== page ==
Some have believed so strongly they went to a third world country and started a hospital.

    Yes. Many, many more have believed so strongly that they went to those very same countries and wiped out the native cultures, languages and ways of living. It is cultural mass murder. The hospital builders generally don’t protest that.

    Some have DISbelieved so strongly they made an institution out of Communism and made individuals to be be disposable, and so committed mass murder.

    This one doesn’t apply. The turning of people into things by the communists had nothing to do with a lack of belief in gods. It was a lack of belief in the value of humanity. The very same thing, making people disposable is right now being practiced by capitalist countries, most notably in the very religious United States, both at home and abroad.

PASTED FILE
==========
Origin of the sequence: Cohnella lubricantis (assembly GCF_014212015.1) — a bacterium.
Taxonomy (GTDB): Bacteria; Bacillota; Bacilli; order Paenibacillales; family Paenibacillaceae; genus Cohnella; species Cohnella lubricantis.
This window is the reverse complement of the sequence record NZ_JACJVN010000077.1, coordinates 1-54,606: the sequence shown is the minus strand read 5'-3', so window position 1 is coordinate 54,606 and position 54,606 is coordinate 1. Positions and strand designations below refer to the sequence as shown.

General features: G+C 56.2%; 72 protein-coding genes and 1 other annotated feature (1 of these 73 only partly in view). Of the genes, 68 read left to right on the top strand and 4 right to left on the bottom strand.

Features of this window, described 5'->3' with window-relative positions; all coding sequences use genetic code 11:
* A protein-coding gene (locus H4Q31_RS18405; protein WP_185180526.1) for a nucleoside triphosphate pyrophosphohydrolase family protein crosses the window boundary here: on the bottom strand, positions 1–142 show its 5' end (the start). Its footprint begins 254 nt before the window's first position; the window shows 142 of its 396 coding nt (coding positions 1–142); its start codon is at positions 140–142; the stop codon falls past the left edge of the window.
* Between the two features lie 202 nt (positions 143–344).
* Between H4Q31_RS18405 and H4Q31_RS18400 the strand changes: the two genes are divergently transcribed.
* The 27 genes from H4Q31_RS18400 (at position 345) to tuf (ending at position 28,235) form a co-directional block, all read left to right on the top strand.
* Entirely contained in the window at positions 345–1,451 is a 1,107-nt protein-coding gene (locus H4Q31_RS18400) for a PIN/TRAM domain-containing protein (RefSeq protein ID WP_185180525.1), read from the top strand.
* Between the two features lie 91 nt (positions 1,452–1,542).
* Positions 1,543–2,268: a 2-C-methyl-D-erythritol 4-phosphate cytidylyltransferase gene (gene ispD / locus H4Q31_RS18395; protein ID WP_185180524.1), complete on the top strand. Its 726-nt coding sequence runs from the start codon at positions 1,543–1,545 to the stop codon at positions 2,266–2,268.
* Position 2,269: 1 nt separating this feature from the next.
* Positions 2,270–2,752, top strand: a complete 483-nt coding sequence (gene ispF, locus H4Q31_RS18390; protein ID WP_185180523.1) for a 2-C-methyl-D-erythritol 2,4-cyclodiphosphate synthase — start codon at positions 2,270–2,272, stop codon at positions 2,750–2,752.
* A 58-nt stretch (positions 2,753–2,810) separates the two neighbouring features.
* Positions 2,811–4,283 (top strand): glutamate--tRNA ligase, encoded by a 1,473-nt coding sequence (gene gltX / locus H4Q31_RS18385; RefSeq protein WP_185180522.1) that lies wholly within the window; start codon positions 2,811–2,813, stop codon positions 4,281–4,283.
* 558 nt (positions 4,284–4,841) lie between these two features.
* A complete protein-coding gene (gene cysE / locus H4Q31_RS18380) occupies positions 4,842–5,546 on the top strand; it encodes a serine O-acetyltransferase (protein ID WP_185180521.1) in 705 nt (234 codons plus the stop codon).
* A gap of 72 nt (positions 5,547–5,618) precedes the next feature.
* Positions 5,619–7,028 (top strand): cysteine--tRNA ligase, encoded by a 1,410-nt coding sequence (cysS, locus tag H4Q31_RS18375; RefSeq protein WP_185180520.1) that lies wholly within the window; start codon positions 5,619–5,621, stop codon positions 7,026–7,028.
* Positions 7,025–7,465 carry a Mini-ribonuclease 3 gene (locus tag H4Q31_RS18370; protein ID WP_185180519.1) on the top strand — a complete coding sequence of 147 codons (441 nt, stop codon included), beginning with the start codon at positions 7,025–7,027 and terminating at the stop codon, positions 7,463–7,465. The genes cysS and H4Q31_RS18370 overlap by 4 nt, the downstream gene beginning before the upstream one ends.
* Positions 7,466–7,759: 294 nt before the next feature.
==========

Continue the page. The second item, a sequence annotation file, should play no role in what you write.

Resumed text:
Some have believed so strongly in a god that had not nothing to do with murder, and so their actions had nothing to do with their religious belief.

    Yes, the religious beliefs or lack thereof (see your previous example about communism) often have nothing to do with extreme actions. It’s not so much the presence of strong belief in gods, it’s more about the absence of doubt in people that leads them to horrific behavior. The worst atrocities in history have one common thread: They were all committed by people who had no doubt about the righteousness of what they were doing. They did not believe they were doing evil. Their absolute certainty of the goodness of their goal pushed out any nagging doubt that maybe they were mistaken.